The BBC did “the right thing” by revealing that detectives were investigating Sir Cliff Richard and searching his home following a child sex assault allegation, an editor has told a High Court judge.
Gary Smith told Mr Justice Mann that journalists had a responsibility to report such stories.
- June 30, 2020
- June 23, 2020
- June 23, 2020
He said public interest reporting often involved revealing things a famous name would prefer the public did not hear.
Smith, who was UK news editor for BBC News at the time of the search and is now the corporation’s head of news and current affairs in Scotland, outlined his thoughts on Monday during the latest stage of a High Court trial in London.
Sir Cliff, 77, has sued the BBC over coverage of the South Yorkshire Police search in August 2014 and wants damages at the “top end” of the scale.
He says the coverage, which involved the use of a helicopter, was a “very serious invasion” of his privacy.
The BBC disputes his claims. Bosses say coverage of the search of the apartment in Sunningdale, Berkshire, was accurate and in good faith.
“The BBC was confident we knew who the individual under investigation was,” Smith told the judge.
“From an editorial point of view, those making the decision (myself included) were satisfied as to the accuracy of the BBC’s intelligence and that it was the right thing to do to name Sir Cliff Richard in our reporting – that is to say that it was in the public interest for the BBC as a media organisation to inform the public of the investigation.
“It was our responsibility as journalists to report upon such stories because of the considerable debate going on about whether there had been failings by the authorities in allowing certain public figures to have access to young people and what the authorities and indeed media organisations (including the BBC) knew about certain individuals.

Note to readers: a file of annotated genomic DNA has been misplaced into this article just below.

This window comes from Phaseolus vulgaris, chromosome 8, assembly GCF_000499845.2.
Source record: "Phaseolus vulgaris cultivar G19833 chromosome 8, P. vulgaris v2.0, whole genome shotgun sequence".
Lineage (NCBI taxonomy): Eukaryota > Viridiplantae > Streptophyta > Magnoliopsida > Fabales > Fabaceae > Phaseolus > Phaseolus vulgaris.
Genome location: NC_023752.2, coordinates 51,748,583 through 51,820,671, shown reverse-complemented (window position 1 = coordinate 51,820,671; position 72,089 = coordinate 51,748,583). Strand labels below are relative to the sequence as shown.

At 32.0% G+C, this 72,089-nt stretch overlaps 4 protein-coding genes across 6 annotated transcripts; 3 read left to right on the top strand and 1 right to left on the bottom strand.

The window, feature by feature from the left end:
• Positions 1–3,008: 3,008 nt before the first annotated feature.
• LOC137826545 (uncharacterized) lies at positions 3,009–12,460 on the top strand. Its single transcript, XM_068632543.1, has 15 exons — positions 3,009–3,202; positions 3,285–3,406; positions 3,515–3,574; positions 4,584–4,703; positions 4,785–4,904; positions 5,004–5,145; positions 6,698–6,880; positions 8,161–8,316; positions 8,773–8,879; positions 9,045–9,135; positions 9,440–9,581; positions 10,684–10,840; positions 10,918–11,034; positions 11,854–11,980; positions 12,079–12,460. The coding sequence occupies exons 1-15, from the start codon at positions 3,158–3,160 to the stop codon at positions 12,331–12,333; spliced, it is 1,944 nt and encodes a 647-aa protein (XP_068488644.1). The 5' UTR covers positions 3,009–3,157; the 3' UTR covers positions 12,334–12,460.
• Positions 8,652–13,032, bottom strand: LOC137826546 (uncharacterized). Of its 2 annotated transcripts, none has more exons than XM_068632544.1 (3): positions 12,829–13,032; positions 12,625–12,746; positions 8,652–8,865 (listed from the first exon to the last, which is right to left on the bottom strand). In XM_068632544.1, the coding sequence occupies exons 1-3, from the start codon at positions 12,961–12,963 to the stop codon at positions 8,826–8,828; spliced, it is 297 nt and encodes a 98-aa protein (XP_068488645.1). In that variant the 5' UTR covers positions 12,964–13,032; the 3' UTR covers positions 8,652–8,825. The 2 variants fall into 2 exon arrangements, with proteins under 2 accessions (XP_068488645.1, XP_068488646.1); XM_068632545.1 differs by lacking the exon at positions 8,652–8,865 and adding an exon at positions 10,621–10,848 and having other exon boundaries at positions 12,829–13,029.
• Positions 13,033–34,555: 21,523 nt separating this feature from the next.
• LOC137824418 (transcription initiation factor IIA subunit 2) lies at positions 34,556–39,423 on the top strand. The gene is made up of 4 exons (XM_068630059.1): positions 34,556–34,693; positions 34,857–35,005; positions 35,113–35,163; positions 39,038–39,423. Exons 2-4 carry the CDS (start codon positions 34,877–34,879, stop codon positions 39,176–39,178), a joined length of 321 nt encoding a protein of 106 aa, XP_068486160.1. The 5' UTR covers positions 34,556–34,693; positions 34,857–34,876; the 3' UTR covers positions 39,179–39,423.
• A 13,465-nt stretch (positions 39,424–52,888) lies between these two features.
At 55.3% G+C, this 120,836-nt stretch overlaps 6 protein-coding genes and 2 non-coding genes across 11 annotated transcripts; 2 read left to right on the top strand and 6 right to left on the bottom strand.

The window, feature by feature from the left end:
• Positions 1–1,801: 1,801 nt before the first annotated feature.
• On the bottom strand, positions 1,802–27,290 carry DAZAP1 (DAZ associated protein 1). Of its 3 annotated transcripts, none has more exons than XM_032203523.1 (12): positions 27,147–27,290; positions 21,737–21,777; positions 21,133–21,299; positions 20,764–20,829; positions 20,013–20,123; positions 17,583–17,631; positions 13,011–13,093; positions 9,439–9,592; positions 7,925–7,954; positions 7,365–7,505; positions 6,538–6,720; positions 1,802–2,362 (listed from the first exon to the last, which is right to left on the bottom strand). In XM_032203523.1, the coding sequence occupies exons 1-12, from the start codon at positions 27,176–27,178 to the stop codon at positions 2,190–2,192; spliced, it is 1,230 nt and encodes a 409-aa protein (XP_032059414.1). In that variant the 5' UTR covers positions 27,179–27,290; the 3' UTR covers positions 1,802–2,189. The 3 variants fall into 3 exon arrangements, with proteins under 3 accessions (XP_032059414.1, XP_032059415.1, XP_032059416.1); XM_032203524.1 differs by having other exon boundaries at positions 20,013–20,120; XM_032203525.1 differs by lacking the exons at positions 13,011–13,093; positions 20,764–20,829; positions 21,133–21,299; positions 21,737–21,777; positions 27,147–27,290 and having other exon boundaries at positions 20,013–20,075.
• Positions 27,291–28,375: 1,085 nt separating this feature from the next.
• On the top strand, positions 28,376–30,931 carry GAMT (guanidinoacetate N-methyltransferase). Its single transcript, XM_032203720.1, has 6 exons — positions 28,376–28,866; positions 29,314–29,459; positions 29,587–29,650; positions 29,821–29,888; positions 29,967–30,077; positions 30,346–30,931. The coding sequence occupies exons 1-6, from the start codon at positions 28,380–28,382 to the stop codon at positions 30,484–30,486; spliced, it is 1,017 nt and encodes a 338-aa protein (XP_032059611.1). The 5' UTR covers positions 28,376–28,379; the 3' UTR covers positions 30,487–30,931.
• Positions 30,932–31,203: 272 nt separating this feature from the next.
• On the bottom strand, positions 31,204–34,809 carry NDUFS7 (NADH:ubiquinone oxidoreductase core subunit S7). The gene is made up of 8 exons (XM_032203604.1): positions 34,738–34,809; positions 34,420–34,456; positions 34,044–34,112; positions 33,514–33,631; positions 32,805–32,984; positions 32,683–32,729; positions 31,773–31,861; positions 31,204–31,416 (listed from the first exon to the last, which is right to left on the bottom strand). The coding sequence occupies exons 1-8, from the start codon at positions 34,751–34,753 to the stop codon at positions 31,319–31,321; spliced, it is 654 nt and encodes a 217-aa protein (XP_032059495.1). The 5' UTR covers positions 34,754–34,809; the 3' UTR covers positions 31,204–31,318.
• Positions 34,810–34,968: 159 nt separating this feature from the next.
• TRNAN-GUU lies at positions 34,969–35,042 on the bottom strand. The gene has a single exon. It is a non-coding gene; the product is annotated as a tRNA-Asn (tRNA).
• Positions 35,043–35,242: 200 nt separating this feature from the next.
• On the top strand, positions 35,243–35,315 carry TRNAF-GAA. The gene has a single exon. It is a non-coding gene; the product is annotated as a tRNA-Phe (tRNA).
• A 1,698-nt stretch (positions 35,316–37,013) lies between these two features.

“South Yorkshire Police’s investigation into Sir Cliff Richard was part of a sequence of ongoing significant public interest stories about police investigations into public figures for sexual abuse.”
Smith said the BBC had reported investigations into a number of high-profile figures, including entertainer Rolf Harris, publicist Max Clifford, presenter Paul Gambaccini and comedian Jimmy Tarbuck.
He said those reports had not attracted legal complaints over breach of privacy.
Tarbuck and Gambaccini had been investigated and arrested but not charged, he said, while Harris and Clifford were convicted of sexual offences.
“Sir Cliff Richard would have been the biggest household name to be under investigation,” he said.
“I say this in the sense that he was and is a high-profile public figure whose public status went beyond his success as an entertainer.
“He was known for his charitable work and was ‘part of the establishment’ in many ways.”
Smith said editors had to consider whether it was right to withhold information the BBC had.
“These discussions took place against the backdrop of (the) history of the Jimmy Savile allegations and knowledge within institutions which had not been made public,” he said.
“An important factor in the editorial discussions about naming individuals who were the subject of police investigations was the issue of the media not reporting information it knew to be correct.”
He added: “The BBC could have been accused of not reporting a matter of high public interest because Sir Cliff Richard was a high-profile public figure.”
Smith said: “This was not a matter where we would have sought Sir Cliff‘s consent to run the story. It is obvious he would not have consented.”
Picture: Kirsty O’Connor/PA Wire